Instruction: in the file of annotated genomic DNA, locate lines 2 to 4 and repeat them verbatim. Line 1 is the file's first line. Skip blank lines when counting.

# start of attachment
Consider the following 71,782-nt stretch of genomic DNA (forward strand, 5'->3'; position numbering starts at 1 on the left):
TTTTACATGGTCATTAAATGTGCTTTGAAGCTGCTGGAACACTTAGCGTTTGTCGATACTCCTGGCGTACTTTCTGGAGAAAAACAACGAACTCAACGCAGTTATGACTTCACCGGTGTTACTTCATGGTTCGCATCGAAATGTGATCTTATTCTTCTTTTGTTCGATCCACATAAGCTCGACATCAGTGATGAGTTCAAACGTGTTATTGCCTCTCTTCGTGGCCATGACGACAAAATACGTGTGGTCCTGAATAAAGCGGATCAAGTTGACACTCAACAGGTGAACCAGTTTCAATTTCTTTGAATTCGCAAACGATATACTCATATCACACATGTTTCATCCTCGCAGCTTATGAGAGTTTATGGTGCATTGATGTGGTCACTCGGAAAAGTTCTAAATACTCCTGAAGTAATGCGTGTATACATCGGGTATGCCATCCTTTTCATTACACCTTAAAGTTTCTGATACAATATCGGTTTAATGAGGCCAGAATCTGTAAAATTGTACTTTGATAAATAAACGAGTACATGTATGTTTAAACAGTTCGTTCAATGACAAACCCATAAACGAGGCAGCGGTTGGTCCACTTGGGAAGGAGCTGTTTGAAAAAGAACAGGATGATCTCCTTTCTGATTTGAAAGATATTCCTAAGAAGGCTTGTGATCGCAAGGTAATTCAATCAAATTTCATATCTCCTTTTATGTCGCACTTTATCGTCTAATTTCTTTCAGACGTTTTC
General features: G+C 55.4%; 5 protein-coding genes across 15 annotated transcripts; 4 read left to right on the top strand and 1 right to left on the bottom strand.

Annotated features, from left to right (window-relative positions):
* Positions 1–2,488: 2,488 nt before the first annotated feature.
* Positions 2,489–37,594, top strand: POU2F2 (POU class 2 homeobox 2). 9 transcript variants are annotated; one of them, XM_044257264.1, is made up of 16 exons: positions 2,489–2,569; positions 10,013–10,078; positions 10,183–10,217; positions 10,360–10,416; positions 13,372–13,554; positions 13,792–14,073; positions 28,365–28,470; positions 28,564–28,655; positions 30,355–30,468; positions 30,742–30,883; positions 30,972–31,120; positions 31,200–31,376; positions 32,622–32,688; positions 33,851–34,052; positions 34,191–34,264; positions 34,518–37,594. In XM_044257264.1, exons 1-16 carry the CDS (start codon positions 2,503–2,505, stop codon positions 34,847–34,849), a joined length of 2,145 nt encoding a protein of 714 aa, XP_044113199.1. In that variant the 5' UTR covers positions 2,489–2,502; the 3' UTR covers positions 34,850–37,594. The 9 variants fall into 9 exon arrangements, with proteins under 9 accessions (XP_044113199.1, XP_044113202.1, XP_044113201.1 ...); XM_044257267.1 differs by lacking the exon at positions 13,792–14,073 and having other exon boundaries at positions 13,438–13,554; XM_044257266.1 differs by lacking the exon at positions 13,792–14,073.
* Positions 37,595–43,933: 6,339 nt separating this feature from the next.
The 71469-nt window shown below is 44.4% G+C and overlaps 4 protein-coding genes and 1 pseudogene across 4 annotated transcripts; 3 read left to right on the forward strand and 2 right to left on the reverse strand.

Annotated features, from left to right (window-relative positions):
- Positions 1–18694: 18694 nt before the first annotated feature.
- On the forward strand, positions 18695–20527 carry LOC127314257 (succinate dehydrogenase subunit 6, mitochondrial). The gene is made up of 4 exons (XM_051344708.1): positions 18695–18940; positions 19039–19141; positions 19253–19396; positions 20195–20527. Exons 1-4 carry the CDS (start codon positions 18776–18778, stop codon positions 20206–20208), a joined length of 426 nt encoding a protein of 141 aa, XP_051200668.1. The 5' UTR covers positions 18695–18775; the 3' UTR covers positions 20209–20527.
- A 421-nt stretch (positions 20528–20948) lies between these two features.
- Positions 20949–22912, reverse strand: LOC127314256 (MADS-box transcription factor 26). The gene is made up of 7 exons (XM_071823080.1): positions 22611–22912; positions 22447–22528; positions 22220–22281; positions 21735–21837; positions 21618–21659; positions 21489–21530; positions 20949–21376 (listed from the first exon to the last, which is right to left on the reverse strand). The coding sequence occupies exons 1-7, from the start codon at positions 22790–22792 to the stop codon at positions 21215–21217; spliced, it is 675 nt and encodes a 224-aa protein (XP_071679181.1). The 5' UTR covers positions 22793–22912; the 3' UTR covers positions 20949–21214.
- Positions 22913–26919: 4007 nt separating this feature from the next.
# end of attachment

TTTTACATGGTCATTAAATGTGCTTTGAAGCTGCTGGAACACTTAGCGTTTGTCGATACTCCTGGCGTACTTTCTGGAGAAAAACAACGAACTCAACGCAGTTATGACTTCACCGGTGTTACTTCATGGTTCGCATCGAAATGTGATCTTATTCTTCTTTTGTTCGATCCACATAAGCTCGACATCAGTGATGAGTTCAAACGTGTTATTGCCTCTCTTCGTGGCCATGACGACAAAATACGTGTGGTCCTGAATAAAGCGGATCAAGTTGACACTCAACAGGTGAACCAGTTTCAATTTCTTTGAATTCGCAAACGATATACTCATATCACACATGTTTCATCCTCGCAGCTTATGAGAGTTTATGGTGCATTGATGTGGTCACTCGGAAAAGTTCTAAATACTCCTGAAGTAATGCGTGTATACATCGGGTATGCCATCCTTTTCATTACACCTTAAAGTTTCTGATACAATATCGGTTTAATGAGGCCAGAATCTGTAAAATTGTACTTTGATAAATAAACGAGTACATGTATGTTTAAACAGTTCGTTCAATGACAAACCCATAAACGAGGCAGCGGTTGGTCCACTTGGGAAGGAGCTGTTTGAAAAAGAACAGGATGATCTCCTTTCTGATTTGAAAGATATTCCTAAGAAGGCTTGTGATCGCAAGGTAATTCAATCAAATTTCATATCTCCTTTTATGTCGCACTTTATCGTCTAATTTCTTTCAGACGTTTTC
General features: G+C 55.4%; 5 protein-coding genes across 15 annotated transcripts; 4 read left to right on the top strand and 1 right to left on the bottom strand.

Annotated features, from left to right (window-relative positions):